Our school patronal feast day takes place on Sunday 28th June. In order to prepare for this special time of the year, please choose ONE of the following activities in order to learn more about St. Peter…
- Write a diary entry as St. Peter, when he escaped from prison. Describe how he felt when the Lord sent an angel to free him from the jail that Herod had cruelly locked him up in. How did they get out of the prison?
- Jesus told Peter, ‘I will give you the keys to the Kingdom of Heaven’. Design the keys and include as many symbols as you can to represent St. Peter and why he was so special. What would the keys be made of?
- Jesus said to Peter, ‘You are a rock, and on this rock I will build my church’. Could you paint or decorate a stone or pebble, to show ways in which to build God’s church? (e.g. by spreading love, faith and Good News).
- Create a selection of short prayers to ask for God’s guidance during the global pandemic. How could we demonstrate the courage, faith and commitment that was demonstrated by St. Peter, as we work to support others?
- Take a look at the St. Peter’s logo on our school website. Can you re-design the crest so it reflects the qualities of St. Peter? (e.g. trust, hope, responsibility). Why did Jesus say ‘feed my lambs’? How might St. Peter ask us to continue God’s work on earth?
- Use the internet to research St. Peter – can you make a fact file about our school saint? Which key words might you use as part of your factual information page? Were there any articles about St. Peter that particularly interested or surprised you?
Family Science Activity – Friday 26th June 2020
Giant Bubbles https://www.rigb.org/families/experimental/giant-bubbles – watch the video
· Make a home-bubble mixture and wands. Use them to look more closely at the characteristics and behaviour of soap bubbles.
· ExpeRiment with different shapes and sizes of bubbles and see what you can and cannot control about bubbles. Learn how to make giant bubbles and find out why bubbles are usually round.
· Learn how to make giant bubbles and find out why bubbles are usually round. https://www.rigb.org/docs/giantbubbles_infosheet_0_0.pdf – details on the information sheet.
You will need:
• Good quality washing up liquid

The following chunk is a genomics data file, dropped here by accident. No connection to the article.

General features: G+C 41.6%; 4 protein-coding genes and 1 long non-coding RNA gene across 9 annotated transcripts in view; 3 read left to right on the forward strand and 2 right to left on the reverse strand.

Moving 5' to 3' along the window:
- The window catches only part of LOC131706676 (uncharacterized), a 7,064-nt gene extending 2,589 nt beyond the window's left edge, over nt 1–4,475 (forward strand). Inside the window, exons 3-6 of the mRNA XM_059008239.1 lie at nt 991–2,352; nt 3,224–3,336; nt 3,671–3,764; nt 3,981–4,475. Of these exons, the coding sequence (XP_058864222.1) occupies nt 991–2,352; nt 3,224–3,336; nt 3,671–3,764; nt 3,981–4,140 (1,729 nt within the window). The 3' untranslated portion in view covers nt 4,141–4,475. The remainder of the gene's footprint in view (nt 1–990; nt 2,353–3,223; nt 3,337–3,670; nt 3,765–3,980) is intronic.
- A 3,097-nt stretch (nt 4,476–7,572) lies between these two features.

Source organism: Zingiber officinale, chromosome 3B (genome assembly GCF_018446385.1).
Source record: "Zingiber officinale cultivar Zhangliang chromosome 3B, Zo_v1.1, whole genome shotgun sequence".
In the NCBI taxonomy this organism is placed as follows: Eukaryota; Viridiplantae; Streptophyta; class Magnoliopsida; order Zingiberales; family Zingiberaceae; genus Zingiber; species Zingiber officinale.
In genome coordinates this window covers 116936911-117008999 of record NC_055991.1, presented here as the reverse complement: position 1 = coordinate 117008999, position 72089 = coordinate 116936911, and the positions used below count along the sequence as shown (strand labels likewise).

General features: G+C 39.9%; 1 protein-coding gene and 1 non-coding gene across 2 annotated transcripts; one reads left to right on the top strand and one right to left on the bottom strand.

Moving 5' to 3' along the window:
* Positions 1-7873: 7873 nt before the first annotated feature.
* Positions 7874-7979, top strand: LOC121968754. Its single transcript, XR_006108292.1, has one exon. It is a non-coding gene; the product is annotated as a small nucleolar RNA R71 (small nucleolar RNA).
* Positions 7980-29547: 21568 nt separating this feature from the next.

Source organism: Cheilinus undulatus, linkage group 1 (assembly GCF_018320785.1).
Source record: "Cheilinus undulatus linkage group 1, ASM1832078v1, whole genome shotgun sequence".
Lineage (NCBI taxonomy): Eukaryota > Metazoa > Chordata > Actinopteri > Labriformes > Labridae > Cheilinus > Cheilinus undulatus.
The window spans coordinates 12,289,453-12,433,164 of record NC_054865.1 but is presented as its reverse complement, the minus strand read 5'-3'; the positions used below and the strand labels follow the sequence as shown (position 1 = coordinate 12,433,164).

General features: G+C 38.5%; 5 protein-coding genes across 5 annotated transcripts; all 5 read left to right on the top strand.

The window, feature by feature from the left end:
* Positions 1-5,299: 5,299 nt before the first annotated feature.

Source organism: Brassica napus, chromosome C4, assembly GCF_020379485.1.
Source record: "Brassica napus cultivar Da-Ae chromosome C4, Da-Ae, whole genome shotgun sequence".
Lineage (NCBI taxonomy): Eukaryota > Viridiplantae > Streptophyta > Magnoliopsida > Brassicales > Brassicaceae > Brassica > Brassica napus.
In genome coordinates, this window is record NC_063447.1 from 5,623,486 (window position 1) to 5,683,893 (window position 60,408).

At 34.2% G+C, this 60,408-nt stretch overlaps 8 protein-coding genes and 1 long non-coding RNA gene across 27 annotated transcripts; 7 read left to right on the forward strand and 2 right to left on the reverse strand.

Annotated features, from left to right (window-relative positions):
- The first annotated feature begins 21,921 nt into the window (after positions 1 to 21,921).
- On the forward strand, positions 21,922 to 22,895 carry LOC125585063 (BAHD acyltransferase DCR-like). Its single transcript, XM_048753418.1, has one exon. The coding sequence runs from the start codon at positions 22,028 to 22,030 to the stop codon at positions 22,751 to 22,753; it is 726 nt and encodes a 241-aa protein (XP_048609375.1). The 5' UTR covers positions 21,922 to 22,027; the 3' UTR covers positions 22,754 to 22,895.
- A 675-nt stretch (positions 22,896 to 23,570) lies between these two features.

• Glycerin (optional)
• Plastic tub or other container for bubble mixture
• Measuring jug (optional)
• Various things with holes in them for blowing bubbles with. Watch the video for ideas. Straws, pipe cleaners, paperclips, coat hangers, cookie cutters and cake tins with removable bottoms are all particularly good.
• For giant bubbles: wooden spoons (or other sticks), a couple of metres of string and a small weight you can thread through it, like a metal key ring or nut.
What to do:
A mixture we found that works is 1 litre of water, 100ml of washing up liquid and 30 ml (2 tablespoons) of glycerin. Blow some bubbles!
Put a straw into your bubble solution and try blowing gently into the liquid. You should be able to make a lot of bubbles very quickly. Then dip one end of a straw into the solution, take it out and blow gently through the other end. See if you can control the size of bubble you can blow out of the straw.
Try making bubbles using things with bigger holes, like a paperclip or pipe cleaner bent into a circle. Try poking a dry finger into a bubble, then try the same thing after dipping your finger in bubble solution.
Try making bubbles inside bubbles by poking a straw dipped in bubble solution into an existing bubble and blowing again.
Try out objects with different shaped holes, like cookie cutters or pipe cleaners bent into other shapes. Try objects with really big holes, like a coat hanger or a cake baking tin with its bottom removed. Try making giant bubbles with the special wand we show you how to make in the video.
· You can experiment with your bubble mixture and giant bubble wand to see just how big you can get your bubbles to be. There are lots of different bubble mixture recipes on the internet, just search for “soap bubble recipe”.
· You could try making two or three of them and comparing how good the bubbles they make are.
Art Challenge: The Great Getaway! TRANSPORT
The title for your art this week is The Great Getaway! TRANSPORT. This can take the form of a drawing, a painting, a sculpture, a collage or anything else that you would like to create. As always, I’m sure you will impress me with your creativity!
Here are some ideas:
Hello everybody! Mr P and Mr L have had a good week and enjoyed the sunny evenings going for the odd bike ride and the odd run respectively. They have both been enjoying the Geography work and watching the films based around Rio and learning about the two halves that comprise it.